Crawford declared disaster area
President George W. Bush declared Crawford County a major disaster area last Thursday, setting the stage for the Federal Emergency Management Agency to provide funding and assistance with the Marengo tornado recovery effort.
FEMA officials quickly established a disaster recovery center at Marengo Elementary School, which will allow victims to seek help and get information through various stages of the recovery process.
FEMA personnel were already in Crawford County early last week, completing damage assessments of homes and businesses with the help of state and local officials. Gov. Joe Kernan officially asked Bush for the disaster designation after Kernan visited Marengo the day after the storm.
The disaster recovery center is open from 10 a.m. to 6:30 p.m. daily and is prepared to help residents with any questions they might have about assistance programs they now may be eligible for, including: rental payments for temporary housing, grants for home repairs, grants for replacement of personal property, unemployment payments, low-interest loans and small business loans, among other things.
Assistance with food, clothing, shelter or other immediate needs is also being provided by the American Red Cross and Salvation Army.
Any resident who suffered property loss or damage as a result of the May 30 tornado or flooding associated with the storm is also urged to call FEMA’s toll-free line at 1-800-621-FEMA. The processing of disaster benefits depends on the victim registering by this number. A registration number will be provided during the call, and this number must be learned because it will be used again throughout the recovery and assistance process.
Residents who have lost phone service are encouraged to go to Marengo Elementary School, where direct lines to FEMA will be provided.
Cleo Howell, a public information officer for FEMA, said as of Sunday, 42 Crawford County residents had registered with FEMA. Howell stressed the importance of registering over the telephone.
‘To access any of these things, people have to call the 1-800 number,’ he said.
Howell estimated FEMA will be in town two to four weeks, helping people pick up the pieces and get their lives back together.
FEMA Deputy Director Phil Roberts arrived in Marengo by helicopter Monday with State Emergency Management Agency officials and representatives from the U.S. Army Corps of Engineers to attend a meeting with state and local officials concerning debris removal and damage mitigation.
The Indiana National Guard, which deployed more than 100 troops to Marengo last Tuesday to assist with tree and debris removal, left town Saturday morning. S.R. 66, which had been closed from S.R. 64 to the railroad tracks south of town, was opened for normal traffic that day.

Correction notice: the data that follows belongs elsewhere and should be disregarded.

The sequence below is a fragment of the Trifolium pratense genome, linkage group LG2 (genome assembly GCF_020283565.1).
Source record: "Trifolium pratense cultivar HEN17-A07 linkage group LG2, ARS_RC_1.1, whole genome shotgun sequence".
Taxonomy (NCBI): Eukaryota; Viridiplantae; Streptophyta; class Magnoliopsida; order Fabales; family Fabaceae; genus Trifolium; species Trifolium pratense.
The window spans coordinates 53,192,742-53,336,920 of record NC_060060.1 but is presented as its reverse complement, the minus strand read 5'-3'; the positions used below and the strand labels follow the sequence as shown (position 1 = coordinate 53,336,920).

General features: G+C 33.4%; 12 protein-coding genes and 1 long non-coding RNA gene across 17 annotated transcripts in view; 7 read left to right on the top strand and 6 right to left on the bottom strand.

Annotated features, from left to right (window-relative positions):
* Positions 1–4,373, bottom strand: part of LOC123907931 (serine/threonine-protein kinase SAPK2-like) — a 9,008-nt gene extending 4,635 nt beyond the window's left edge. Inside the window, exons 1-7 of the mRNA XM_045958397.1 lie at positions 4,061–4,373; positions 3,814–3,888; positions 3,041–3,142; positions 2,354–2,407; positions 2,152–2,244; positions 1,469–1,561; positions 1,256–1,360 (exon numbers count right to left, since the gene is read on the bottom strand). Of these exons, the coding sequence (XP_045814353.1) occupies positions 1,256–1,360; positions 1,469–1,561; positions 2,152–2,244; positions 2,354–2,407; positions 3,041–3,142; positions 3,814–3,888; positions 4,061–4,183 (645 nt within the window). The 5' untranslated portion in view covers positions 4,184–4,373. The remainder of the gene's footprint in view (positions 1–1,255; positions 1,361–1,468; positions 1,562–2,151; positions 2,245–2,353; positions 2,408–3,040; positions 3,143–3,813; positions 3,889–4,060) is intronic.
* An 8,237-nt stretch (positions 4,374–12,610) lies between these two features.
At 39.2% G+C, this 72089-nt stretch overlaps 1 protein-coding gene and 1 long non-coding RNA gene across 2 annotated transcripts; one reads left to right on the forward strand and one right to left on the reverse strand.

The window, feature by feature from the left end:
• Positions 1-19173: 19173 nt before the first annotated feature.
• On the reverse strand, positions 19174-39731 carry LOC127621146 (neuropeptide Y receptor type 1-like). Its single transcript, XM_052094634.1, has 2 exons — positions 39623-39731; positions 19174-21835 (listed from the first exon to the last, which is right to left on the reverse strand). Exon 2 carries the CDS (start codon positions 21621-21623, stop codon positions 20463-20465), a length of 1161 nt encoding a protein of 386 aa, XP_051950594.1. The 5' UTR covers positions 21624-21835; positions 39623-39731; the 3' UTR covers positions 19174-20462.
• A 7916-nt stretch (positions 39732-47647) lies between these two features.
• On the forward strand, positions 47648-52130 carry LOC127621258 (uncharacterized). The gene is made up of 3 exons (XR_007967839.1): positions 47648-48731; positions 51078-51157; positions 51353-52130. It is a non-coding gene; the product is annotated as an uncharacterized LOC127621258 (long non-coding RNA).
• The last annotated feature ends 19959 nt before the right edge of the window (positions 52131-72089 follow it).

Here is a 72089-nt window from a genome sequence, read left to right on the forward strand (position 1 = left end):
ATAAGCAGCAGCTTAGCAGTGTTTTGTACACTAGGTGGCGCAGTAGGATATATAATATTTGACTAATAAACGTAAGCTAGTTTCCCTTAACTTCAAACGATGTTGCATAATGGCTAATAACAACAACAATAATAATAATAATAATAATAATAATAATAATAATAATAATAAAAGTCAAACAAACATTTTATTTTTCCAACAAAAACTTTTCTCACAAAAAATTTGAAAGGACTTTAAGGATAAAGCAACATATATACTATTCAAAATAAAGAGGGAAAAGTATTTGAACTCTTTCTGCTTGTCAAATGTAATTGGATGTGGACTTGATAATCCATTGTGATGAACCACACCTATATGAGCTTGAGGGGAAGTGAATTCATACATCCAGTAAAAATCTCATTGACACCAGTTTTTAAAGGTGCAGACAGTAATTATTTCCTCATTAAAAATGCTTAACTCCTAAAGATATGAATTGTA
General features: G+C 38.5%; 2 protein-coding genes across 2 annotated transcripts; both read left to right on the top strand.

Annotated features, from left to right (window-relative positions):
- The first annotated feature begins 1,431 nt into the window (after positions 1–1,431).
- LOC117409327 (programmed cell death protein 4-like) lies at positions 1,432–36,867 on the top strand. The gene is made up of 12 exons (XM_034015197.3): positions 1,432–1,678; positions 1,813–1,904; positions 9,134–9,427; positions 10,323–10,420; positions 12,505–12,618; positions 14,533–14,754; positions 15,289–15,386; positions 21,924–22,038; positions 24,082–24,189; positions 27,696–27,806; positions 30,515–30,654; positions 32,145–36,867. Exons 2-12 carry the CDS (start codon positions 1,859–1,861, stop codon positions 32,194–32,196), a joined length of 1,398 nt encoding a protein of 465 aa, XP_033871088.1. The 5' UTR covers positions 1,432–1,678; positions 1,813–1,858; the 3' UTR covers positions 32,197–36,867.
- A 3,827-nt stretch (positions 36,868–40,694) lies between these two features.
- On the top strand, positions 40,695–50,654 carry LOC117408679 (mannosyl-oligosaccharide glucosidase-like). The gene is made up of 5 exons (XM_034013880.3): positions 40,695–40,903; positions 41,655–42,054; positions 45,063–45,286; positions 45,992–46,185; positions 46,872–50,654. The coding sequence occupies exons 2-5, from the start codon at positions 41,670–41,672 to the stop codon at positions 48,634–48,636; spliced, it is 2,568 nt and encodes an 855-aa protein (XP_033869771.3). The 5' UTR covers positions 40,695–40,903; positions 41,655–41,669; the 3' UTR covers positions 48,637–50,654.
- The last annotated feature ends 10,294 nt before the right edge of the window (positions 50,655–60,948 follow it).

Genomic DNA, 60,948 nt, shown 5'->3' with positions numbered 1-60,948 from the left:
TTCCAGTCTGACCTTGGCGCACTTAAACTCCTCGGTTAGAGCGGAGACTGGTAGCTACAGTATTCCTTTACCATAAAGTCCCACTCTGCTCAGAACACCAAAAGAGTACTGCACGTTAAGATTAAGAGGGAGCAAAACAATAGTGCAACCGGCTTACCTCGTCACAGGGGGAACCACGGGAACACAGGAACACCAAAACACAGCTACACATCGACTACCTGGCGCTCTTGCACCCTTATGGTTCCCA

Marengo-Liberty Township Volunteer Fire Dept. Chief Phil Jones said he expected debris removal to be complete by the end of the day. Volunteers from numerous churches and community organizations remained in town to help with the cleanup.
Electricity was restored to most of the town by last Tuesday night. Phone service was also reestablished soon after, although some residents occasionally have been without phone service because Verizon linemen are rebuilding portions of the system and installing all new fiber optic lines. That process is expected to take two to three weeks.
Crawford County Commissioner Larry Bye said Indiana Lions Club District 25 volunteered to donate $10,000 to help tornado victims with food replacement because of power outages during the storm. Bye said residents have two weeks to apply for the program. The money will be divided equally among those who register; however, any money that is not used must be refunded. Those who qualify for the food benefit will be issued a credit card that will be redeemable at the JayC Food Store at English, Bye said.
‘If their electric was off, they’re covered,’ Bye said.
No buildings in Marengo had officially been condemned as of Monday afternoon. Since Crawford County lacks a building inspector, it is possible determinations on condemnation will have to be made by a contractor hired by the county.
The Crawford County Council and Board of Commissioners met in joint session last week and approved the following appropriations for disaster relief:
‘ $13,591 from the county highway escrow fund to hire back three highway department employees to help with the additional workload;
‘ $17,586 from the county’s emergency ambulance escrow fund to purchase additional ambulance supplies, and
‘ $15,000 from the riverboat contingency fund to Marengo to use for relief.
Any residents who may have been out of town during the storm and have questions about recovery assistance should visit the disaster recovery center at Marengo Elementary School or the Marengo Town Hall. Telephones will be available at both locations.
Donations are being coordinated by the American Red Cross, Salvation Army and Community Foundation of Crawford County.
To offer assistance with rental property, contact the Red Cross at 951-2288. To make a monetary donation, contact the Community Foundation at 633-2077. The county has established a Marengo Tornado Victims Fund. To donate, contact the Crawford County Auditor’s Office at 1-812-338-2601.